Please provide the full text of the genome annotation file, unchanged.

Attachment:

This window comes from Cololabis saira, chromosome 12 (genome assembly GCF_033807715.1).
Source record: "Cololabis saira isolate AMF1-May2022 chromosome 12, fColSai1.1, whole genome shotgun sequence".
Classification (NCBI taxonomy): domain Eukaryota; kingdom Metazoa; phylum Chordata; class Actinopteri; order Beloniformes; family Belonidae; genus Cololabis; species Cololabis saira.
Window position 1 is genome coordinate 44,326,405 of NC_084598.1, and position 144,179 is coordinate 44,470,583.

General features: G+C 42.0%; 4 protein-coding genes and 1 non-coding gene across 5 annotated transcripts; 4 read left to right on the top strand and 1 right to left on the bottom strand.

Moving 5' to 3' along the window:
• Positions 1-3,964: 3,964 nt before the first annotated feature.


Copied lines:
This window comes from Cololabis saira, chromosome 12 (genome assembly GCF_033807715.1).
Source record: "Cololabis saira isolate AMF1-May2022 chromosome 12, fColSai1.1, whole genome shotgun sequence".
Classification (NCBI taxonomy): domain Eukaryota; kingdom Metazoa; phylum Chordata; class Actinopteri; order Beloniformes; family Belonidae; genus Cololabis; species Cololabis saira.
Window position 1 is genome coordinate 44,326,405 of NC_084598.1, and position 144,179 is coordinate 44,470,583.

General features: G+C 42.0%; 4 protein-coding genes and 1 non-coding gene across 5 annotated transcripts; 4 read left to right on the top strand and 1 right to left on the bottom strand.

Moving 5' to 3' along the window:
• Positions 1-3,964: 3,964 nt before the first annotated feature.